Brexit FAQs

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Universities UK is currently working through the implications of the UK's withdrawal from the European Union (EU) for the higher education sector. We will continue to keep members and all our stakeholders informed as events develop. Please check this page regularly for updates. ​​

  1. Will EU/EEA students still be able to study at UK universities?

  2. Will tuition fees rise fo​r EU/EEA students studying at UK univers​ities as a result of Brexit?

  3. Will EU/EEA students continue to be eligible to receive loans and grants?

  4. What about students participating in the Erasmus+ exchange programme?

  5. Will the UK continue to have access to EU funding for research and innovation?

  6. Will UK universities still be able to employ staff from other EU/EEA countries?



When does the post-Brexit transition period end? 

  • The Withdrawal Agreement sets out that there shall be a post-Brexit transition period starting from the date of Brexit and ending on 31 December 2020.

Will EU/EEA students still be able to study at UK universities? 

  • There will be no change to the immigration status of EU students who are already here. This was confirmed in the government's Statement of Intent on the EU Settlement Scheme

  • EU nationals who already live in the UK will be able to apply for the Settlement Scheme. Subject to there being a transition period following the Withdrawal Agreement being passed, EU nationals who arrive in the UK by 31 December 2020 will also be able to apply. The deadline for applying is set to be 30 June 2021. They will be able to be granted either settled status or pre-settled status

  • The settled status enables EU nationals having lived continuously in the UK for at least five years to live, work and study in the UK for as long as they like. EU nationals having lived in the UK for less than five years will be able to apply for pre-settled status, which will allow them to meet the five-year residency requirement needed to apply for settled status. Those eligible can apply here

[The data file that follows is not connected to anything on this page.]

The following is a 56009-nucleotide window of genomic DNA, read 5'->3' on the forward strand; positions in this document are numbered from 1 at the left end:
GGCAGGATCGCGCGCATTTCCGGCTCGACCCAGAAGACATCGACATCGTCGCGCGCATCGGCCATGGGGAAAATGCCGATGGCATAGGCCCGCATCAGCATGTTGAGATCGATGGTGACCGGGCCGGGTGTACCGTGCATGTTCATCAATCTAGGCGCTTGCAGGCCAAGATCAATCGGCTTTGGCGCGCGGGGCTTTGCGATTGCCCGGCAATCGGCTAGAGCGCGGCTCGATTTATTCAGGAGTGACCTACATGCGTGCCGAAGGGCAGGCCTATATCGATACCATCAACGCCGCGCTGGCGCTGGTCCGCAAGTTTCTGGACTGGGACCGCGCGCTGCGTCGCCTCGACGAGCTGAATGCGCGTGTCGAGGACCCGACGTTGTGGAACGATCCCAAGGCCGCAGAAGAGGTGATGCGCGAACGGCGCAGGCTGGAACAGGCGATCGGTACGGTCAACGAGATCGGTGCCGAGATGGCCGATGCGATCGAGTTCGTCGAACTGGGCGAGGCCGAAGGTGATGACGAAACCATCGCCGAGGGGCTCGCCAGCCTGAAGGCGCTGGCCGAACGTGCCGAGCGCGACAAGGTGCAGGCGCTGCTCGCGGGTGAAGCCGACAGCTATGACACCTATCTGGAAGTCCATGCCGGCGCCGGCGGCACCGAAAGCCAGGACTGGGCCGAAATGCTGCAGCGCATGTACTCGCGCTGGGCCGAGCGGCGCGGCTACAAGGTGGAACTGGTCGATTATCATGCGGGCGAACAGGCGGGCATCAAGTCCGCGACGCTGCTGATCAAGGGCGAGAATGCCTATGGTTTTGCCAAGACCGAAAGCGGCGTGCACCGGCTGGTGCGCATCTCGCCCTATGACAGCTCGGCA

• The government has reached agreements with governments of EEA countries (Norway, Iceland and Liechtenstein) and Switzerland about the rights of their citizens. These are broadly in line with those negotiated for EU students and citizens; EEA nationals will be able to guarantee their rights in the UK through the EU Settlement Scheme.

  • Further information on what Brexit may mean for EU students is available here. Information on EEA and Swiss students is available here.

Will tuition fees for EU/EEA students studying at UK universities change as a result of Brexit?​

  • Governments across the UK have confirmed that EU students starting a course in 2019–20 and in 2020–21 will still be eligible for home fee status and for financial support as per existing rules. 
  • In England, Chris Skidmore MP, the Universities Minister, has confirmed that EU students starting a course in 2019–20 and in 2020–21 at an English higher education institution will remain eligible for home fee status. 

  • The Welsh government has confirmed that the same EU student fee status and financial support arrangements will continue in 2019–20 and in 2020–2021.

  • Scotland has confirmed that EU students starting a course in 2019–20 and in 2020-21 will be eligible for free tuition.

  • For Northern Ireland, the government has also confirmed that EU students starting a course in 2019–20 or 2020–2021 will be eligible for home fee status.

  • The fee status of EU and EEA students starting courses at UK universities from 2021–22 has not yet been determined by UK governments.

  • Further information on what Brexit may mean for EU students is available here. Information on EEA and Swiss students is available here.

Will EU/EEA students continue to be eligible to receive loans and grants?

  • Governments across the UK have confirmed that EU students starting a course in 2019–20 and in 2020–21 will still be eligible for home fee status and for financial support as per existing rules. 

  • In England, Chris Skidmore MP, the Universities Minister, has confirmed that EU students starting a course in 2019–20 and in 2020–21 at an English higher education institution will remain eligible for financial support from Student Finance England for the entire duration of their course.

  • The Welsh government has confirmed that the same EU student fee status and financial support arrangements will continue in 2019–20 and in 2020–2021.